Kochi: Tucked away in the tiny bylanes of Kerala's Kodungallur town, it's easy to miss one of India's biggest archaeological findings.
The Muziris Heritage Protect, also known as the 'Pattanam excavations', that began in 2007 has found conclusive evidence of what was once a flourishing trade port on the spice route.
Before a flood in the Periyar River in the 14th century washed away the entire port, history books talk of ships laden with gold sailing across the seas looking for the one thing their lands didn't yield - spices - that only this part of the world could offer. Muziris is believed to have been that place where the oceanic cross currents brought in a particular kind of syncretism, fuelled by the spice trade to become an important centre of the now famous spice route.
It was the Roman Empire that needed the pepper. Malayalam author Setu Madhavan says they needed pepper to season the meat they had to store for a long harsh winter. Arab merchants sold it to them at high prices, so they set forth themselves. They sent Greek sailors because they were "good navigators and they found that during the pre-monsoon winds - the south western winds - if a ship set sail from the Red Sea, it could reach Muziris in 40 days."
The Archaeological Survey of India licensed the Kerala Council for Historical Research to oversee the dig in 2007. Its director, PJ Cherian, says the Pattanam excavations link the whole Indian Ocean region to the Mediterranean, through the Red Sea - a confluence of cultures and religions that led to a "web of relationships which included human beings, technology, nature and cultural aspects that linked these three continents. This was for the first time in human history that this type of an urban process was spreading across Indian ocean."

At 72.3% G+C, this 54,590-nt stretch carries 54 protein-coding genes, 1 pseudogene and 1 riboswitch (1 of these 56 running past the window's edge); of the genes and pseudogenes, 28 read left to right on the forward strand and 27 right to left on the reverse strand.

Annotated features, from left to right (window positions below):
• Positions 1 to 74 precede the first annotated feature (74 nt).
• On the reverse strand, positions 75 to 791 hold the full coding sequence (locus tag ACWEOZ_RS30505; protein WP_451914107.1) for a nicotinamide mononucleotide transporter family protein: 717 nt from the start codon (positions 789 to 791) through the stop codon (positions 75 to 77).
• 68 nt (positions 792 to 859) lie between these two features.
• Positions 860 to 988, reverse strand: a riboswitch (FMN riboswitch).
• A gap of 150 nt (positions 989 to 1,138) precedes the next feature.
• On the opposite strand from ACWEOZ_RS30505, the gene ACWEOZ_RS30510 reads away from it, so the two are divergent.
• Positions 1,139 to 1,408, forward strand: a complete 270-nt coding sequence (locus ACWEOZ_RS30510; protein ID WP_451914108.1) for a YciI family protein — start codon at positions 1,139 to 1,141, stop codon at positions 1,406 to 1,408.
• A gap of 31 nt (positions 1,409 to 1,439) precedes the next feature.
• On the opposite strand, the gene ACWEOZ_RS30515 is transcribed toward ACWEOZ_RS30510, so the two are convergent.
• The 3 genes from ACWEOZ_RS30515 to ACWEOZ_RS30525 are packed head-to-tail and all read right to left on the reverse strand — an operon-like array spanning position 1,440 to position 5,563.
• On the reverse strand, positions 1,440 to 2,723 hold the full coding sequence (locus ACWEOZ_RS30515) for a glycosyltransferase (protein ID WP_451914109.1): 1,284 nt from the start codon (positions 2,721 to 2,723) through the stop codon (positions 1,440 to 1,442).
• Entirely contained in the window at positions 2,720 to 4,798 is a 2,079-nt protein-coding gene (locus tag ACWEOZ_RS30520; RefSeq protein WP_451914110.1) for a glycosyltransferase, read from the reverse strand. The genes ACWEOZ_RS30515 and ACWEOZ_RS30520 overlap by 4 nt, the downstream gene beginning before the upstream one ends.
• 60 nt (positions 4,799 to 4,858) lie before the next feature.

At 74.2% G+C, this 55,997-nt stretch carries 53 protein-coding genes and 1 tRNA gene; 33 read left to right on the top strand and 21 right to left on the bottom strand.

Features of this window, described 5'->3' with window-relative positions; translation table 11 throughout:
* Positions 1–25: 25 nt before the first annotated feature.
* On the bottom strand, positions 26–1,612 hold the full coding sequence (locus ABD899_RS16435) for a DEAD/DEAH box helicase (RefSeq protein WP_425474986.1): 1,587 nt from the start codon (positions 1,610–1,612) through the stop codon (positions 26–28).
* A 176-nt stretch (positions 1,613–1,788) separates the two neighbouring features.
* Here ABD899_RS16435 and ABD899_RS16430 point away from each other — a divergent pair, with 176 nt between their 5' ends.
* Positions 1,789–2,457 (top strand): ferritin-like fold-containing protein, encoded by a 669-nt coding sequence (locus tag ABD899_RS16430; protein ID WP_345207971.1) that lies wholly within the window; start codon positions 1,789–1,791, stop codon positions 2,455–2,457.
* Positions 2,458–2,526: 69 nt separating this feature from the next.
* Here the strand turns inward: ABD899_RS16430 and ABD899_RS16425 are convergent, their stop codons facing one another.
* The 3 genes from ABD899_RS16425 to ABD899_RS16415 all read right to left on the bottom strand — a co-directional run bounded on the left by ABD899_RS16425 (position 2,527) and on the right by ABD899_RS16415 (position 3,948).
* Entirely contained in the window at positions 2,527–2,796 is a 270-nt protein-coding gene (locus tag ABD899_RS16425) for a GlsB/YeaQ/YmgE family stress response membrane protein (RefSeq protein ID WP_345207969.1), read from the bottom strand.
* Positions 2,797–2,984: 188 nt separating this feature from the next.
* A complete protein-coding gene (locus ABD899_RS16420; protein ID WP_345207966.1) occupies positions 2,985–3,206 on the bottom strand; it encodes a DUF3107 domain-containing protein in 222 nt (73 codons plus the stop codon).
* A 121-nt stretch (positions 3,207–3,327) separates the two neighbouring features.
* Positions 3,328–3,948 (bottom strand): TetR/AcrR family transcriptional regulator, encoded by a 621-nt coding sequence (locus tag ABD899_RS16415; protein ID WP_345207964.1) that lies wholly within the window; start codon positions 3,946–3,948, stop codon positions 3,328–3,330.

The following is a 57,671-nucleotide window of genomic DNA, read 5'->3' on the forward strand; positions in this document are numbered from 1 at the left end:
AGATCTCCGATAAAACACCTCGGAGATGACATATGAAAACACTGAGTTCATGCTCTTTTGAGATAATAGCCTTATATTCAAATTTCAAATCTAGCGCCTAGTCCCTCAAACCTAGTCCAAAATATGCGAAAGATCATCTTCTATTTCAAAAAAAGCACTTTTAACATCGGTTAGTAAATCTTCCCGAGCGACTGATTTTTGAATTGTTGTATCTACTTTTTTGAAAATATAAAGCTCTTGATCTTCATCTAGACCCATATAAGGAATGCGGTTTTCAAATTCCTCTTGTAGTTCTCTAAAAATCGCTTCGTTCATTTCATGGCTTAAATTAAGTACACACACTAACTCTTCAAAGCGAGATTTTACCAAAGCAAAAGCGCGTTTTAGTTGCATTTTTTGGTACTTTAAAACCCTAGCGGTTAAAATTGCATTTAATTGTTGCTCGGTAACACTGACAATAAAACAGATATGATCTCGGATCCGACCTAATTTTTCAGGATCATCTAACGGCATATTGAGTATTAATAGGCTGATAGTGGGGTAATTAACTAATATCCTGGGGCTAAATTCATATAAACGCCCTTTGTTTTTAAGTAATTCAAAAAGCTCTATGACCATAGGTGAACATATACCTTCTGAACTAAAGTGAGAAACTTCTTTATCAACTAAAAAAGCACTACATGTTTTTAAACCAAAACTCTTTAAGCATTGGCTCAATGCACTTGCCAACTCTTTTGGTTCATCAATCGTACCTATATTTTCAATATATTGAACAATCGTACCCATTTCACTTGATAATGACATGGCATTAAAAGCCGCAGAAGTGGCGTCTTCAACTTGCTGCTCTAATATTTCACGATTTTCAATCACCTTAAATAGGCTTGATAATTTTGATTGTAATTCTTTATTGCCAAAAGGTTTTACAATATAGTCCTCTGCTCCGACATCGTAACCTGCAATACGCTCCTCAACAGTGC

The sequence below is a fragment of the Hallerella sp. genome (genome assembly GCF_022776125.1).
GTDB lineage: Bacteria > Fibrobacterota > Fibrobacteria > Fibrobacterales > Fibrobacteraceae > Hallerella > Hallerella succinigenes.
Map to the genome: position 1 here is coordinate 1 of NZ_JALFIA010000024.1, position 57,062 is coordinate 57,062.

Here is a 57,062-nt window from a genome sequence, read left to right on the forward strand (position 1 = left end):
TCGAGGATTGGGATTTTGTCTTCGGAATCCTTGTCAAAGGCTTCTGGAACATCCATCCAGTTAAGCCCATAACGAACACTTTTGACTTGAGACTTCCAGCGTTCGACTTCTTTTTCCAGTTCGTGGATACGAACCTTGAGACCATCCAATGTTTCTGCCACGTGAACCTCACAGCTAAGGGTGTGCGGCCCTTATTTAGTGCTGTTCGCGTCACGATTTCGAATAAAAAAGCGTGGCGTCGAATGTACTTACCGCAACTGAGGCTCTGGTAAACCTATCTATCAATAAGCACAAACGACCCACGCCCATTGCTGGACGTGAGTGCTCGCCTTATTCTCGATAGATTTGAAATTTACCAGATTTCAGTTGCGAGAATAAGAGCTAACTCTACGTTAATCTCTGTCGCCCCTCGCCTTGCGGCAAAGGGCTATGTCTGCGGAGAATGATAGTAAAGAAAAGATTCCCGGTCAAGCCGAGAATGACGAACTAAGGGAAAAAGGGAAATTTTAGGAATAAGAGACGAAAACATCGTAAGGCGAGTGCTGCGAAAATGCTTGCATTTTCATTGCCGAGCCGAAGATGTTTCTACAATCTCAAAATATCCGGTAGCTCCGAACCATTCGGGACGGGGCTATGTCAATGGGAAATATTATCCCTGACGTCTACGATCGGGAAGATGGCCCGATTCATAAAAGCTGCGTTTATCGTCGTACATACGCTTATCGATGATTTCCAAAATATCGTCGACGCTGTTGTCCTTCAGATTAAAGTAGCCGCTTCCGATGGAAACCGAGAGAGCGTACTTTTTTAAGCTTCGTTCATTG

For the last eight years, a team of archaeologists have managed to recover everything - from pottery to glass beads, metal objects - from sites scattered across the area, an hour and a half from Kerala's current flourishing port of Cochin. Archaeologist Preetha Nayar, who's leading some of the research, says the evidence from the area points to "very active trade - the material like the potteries, we have recovered 1 lakh 30 thousand glass beads that could perhaps reveal that this was not just a trade port but also possibly a production centre."
The dig has attracted international attention precisely for these links. Historians from the British museum say no other site in India has yielded so much archaeological evidence and that once found, there were bound to be Roman and Middle Eastern artefacts there.
Conservationists say the project - still young for an archaeological dig - is remarkable because it has developed without creating havoc for the local community. AGK Menon, convenor of the Indian National Trust for Art and Cultural Heritage (INTACH), says, "Here the local lives are transforming but in a way that is determining their needs, they need a bus stop they provide a bus stop and the bus stop can also be serving the tourist. They need a ferry point and the ferry point is being built so that tourists can come. But that local people also need it so they're going about in a step-by-step way."
But the significance of the dig runs deeper than just its historical or archaeological value. This part of Kerala is where different cultures and religions mixed with each other to give India its first churches, mosques and synagogues.
In fact, you'd almost miss it if you weren't looking, but the Cheraman Juma Masjid is India's oldest mosque. Established in 629 AD on the remains of a Buddhist vihara, it was set up on the orders of the reigning king of Kerala, Cheraman Perumal, who ruled from his capital of Kodungallur. Legend says he had a dream that the moon was split in half, and without finding a satisfactory explanation about what it meant, he converted to Islam and left for Mecca. He died on his way back, in present day Muscat, but is believed to have instructed his chieftains to establish India's first mosque here so that Arab traders sailing through trading in spice had a place of worship.